To evaluate markers for overtraining, seven male race horses were subjected to 272 days of training consisting of daily exercise bouts of either endurance running (heart rate 140/min) or interval training (maximal heart rate), both increasing in duration and intensity. An incremental exercise test was held every 4 wk, and from day 187 it was held every 2 wk. Muscle glycogen, muscle lactate, energy-rich phosphates, adrenal response to adrenocorticotropic hormone, plasma and red blood cell volumes, and a number of blood chemical variables were measured. The horses showed symptoms of weight loss, irritability, and an inability to complete the training after the intensity of the endurance exercise was increased. Test performance was not decreased. The adrenal response to adrenocorticotropic hormone was not changed during overtraining. The decline in muscle ATP concentration during maximal exercise was less during the period of staleness, whereas plasma volume, red blood cell volume, and blood chemical variables were unchanged. It was concluded that as long as exhaustive training is alternated by light exercise, overtraining is unlikely to occur. Furthermore, no single parameter can be used to detect early overtraining.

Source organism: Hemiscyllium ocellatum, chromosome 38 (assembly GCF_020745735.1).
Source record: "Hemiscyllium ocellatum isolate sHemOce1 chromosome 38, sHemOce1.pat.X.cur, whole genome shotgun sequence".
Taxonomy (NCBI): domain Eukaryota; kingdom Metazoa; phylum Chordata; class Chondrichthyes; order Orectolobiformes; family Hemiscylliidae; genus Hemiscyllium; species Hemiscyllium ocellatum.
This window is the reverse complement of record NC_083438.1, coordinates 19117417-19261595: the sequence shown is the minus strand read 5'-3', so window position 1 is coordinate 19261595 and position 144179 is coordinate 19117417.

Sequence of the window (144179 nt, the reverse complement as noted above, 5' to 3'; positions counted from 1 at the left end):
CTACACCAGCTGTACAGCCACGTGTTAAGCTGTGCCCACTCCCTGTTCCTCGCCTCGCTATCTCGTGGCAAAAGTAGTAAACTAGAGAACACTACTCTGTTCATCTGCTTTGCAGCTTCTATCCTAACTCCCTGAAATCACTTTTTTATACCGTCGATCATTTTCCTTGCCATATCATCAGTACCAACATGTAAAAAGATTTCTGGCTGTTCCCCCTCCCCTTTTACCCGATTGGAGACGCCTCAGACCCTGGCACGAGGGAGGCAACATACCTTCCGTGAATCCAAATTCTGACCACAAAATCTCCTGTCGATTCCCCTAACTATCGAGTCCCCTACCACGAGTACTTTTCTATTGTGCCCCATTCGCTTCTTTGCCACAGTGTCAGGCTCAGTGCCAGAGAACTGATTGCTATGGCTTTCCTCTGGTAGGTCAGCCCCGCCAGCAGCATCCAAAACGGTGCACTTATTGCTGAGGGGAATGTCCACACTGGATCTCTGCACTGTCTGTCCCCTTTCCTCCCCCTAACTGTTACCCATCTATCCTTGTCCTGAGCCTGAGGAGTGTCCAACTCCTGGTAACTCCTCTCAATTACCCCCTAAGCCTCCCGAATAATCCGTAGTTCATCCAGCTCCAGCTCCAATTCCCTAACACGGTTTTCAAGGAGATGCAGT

- Copyright © 1994 the American Physiological Society